SEC Charges Eight in Scheme to Fraudulently Promote Securities Offerings
Washington, D.C.--(Newsfile Corp. - September 30, 2022) - The Securities and Exchange Commission today announced charges against six individuals and two companies for their involvement in a fraudulent scheme to promote the securities of issuers that were conducting (or purporting to conduct) offerings pursuant to Regulation A, which, if certain conditions are met, provides an exemption to the Securities Act’s registration provisions. All but two of the parties have agreed to settle the SEC charges.
The SEC’s complaint alleges that Jonathan William Mikula, a recidivist securities law violator who resides in Georgia, promoted the securities of four issuers—Elegance Brands Inc. (now Sway Energy Corp.), Emerald Health Pharmaceuticals Inc., Hightimes Holding Corp., and Cloudastructure Inc.—without disclosing his receipt of compensation for the promotions. As alleged, Mikula promoted the securities through Palm Beach Venture, a newsletter for which he served as an author and chief analyst, and presented the recommendations as unbiased and not paid for, while he was secretly compensated in the form of cash and lavish expenses. The complaint also alleges that investors purchased approximately $80 million in the securities offered by these issuers following Mikula’s promotion.
The SEC’s complaint further charges Christian Fernandez and Raj Beri, associates of Mikula’s, who allegedly acted as middlemen for the promotional scheme. According to the complaint, Fernandez and Beri, CEO of Elegance Brands, arranged to receive a percentage of investor funds raised by the issuers, in exchange for arranging Mikula’s promotion, under the guise of consulting agreements with the issuers. The complaint also alleges that Fernandez and Beri tried to disguise their receipt of payments from the issuers by submitting invoices for fake consulting services, and by funneling payments through offshore accounts for Mikula’s benefit.
The complaint states that two of the issuers promoted by Mikula, Elegance Brands and Emerald Health, as well as their respective CEOs, Beri and James DeMesa, participated in the scheme and made material misrepresentations and omissions in their respective filings with the SEC and other investor materials concerning the promotion and related payments. According to the complaint, Emerald Health’s co-founder, Avtar Dhillon, played a key role in the scheme to promote Emerald Health. A separate administrative proceeding against Emerald Health’s CFO, Lisa Sanford, finds that she negligently participated in the scheme. The complaint also charges Elegance and Beri with engaging in an offering that was unregistered and not covered by a valid registration exemption.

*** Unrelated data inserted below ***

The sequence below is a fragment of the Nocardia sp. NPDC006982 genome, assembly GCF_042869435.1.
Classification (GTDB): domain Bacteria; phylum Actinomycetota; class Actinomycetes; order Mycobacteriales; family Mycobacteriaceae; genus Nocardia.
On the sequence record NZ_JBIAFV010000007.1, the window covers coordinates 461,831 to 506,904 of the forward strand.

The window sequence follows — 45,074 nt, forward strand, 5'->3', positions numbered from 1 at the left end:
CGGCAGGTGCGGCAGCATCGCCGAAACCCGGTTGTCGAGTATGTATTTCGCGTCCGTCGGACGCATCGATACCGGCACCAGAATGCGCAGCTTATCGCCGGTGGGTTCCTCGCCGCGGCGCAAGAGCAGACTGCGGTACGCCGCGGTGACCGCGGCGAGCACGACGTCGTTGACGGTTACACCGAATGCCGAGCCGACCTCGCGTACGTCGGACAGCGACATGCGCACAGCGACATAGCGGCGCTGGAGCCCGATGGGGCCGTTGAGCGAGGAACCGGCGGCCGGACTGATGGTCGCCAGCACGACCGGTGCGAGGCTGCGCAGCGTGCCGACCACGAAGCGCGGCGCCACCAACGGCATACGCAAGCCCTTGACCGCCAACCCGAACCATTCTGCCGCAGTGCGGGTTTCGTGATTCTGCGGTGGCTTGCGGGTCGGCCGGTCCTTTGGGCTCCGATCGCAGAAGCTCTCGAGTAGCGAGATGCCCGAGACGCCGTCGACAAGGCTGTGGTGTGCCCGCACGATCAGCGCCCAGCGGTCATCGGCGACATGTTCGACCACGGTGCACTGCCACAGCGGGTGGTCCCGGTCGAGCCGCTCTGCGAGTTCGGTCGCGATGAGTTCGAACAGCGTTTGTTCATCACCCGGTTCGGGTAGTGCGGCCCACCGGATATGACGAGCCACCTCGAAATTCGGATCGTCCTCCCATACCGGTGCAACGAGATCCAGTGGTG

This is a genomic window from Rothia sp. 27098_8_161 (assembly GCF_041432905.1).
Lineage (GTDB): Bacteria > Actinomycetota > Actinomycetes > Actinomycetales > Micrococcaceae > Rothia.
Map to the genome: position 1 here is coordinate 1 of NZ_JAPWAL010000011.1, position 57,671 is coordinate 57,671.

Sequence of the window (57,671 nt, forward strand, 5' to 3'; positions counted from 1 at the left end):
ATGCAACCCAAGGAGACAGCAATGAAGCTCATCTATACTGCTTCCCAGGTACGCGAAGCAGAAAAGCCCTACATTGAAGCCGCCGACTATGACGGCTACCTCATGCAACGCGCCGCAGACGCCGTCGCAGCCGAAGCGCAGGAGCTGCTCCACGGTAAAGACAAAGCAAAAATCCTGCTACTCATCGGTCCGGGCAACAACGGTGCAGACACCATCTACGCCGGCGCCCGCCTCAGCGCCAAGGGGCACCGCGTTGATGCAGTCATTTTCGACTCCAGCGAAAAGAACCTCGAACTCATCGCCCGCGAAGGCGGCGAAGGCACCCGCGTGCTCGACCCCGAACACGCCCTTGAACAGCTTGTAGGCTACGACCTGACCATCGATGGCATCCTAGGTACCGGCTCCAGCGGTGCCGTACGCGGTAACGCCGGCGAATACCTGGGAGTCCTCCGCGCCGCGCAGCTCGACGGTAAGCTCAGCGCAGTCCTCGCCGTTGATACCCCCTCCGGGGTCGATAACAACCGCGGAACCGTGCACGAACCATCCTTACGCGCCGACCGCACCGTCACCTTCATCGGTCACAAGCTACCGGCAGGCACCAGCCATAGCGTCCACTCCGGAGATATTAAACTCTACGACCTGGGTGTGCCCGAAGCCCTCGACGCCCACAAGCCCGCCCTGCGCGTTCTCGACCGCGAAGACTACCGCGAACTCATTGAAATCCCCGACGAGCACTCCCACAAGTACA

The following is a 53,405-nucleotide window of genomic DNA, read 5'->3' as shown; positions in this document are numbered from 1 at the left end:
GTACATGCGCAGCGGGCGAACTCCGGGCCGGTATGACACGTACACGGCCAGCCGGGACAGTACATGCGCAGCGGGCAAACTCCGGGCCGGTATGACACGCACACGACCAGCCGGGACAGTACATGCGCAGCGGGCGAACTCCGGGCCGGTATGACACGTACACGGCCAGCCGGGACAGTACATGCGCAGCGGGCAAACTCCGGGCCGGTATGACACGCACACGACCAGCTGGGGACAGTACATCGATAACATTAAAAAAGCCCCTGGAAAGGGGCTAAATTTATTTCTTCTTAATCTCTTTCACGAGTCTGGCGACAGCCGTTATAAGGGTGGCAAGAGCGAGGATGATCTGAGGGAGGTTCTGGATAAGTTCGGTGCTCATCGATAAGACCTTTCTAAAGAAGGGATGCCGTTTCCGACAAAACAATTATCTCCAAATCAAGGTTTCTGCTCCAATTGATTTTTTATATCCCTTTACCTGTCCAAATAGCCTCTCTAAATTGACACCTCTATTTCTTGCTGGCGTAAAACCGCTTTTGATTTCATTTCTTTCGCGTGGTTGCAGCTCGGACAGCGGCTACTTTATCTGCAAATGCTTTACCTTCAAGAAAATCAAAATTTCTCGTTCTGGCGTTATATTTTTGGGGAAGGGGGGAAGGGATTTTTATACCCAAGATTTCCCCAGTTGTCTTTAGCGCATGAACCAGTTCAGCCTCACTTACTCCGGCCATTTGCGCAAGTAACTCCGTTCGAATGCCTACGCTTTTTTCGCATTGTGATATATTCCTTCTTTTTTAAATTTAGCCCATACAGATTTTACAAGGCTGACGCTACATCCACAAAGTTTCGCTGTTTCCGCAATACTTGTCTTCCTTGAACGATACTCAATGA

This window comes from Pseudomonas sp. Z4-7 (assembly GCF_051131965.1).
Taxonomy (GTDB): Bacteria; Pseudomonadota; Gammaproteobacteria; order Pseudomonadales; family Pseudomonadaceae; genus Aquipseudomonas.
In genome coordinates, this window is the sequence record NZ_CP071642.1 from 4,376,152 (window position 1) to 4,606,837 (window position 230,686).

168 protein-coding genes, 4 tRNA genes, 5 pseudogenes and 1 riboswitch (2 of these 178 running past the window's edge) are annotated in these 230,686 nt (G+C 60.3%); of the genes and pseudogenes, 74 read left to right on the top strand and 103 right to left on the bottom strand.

"Payments for the promotion of securities—including securities offered pursuant to the Reg A exemption—must be fully and accurately disclosed," said Michele Wein Layne, Director of the SEC’s Los Angeles Regional Office. "Such disclosures are necessary to permit investors to consider the personal motivations of the author so they can make informed investment decisions."
The SEC’s complaint, filed in the U.S. District Court in Los Angeles, seeks the following remedies against the two litigating defendants, Mikula and Fernandez: permanent injunctions from violations of the charged anti-fraud and anti-touting provisions, conduct-based injunctions, disgorgement, prejudgment interest, and civil monetary penalties.
Elegance, Beri, Emerald Health, DeMesa, and Dhillon have agreed to settle to permanent injunctions from violations of the anti-fraud and other charged provisions, and will pay a combined total of $2.5 million to settle fraud charges against them. In addition, Dhillon agreed to a permanent bar from serving as an officer and director, DeMesa agreed to a five-year bar from serving as an officer and director, and Beri agreed to a ten-year bar from serving as an officer and director and a conduct-based injunction prohibiting him from engaging in certain promotional activities.
Finally, as noted above, the SEC instituted a separate settled administrative proceeding against Sanford, who agreed to pay a penalty of $25,000 and to be suspended from appearing or practicing before the SEC as an accountant with the right to apply for reinstatement after three years.
The SEC reminds investors to beware of investment research websites or articles that seem to provide unbiased commentary on stocks, as they may be a part of an undisclosed paid stock promotion. The Commission also warns investors about the risks of investing in Reg A securities offerings.
The SEC’s investigation was conducted by Sarah Nilson and Yolanda Ochoa, with assistance from Christopher Conte. The case was supervised by Finola Manvelian. The SEC’s litigation will be led by Charles Canter and supervised by Gary Leung.
The SEC appreciates the assistance of the U.S. Attorney’s Offices for the Central District of California and the District of Massachusetts, the Ontario Securities Commission, the Comision Nacional Bancaria y de Valores, and the Australian Securities and Investments Commission.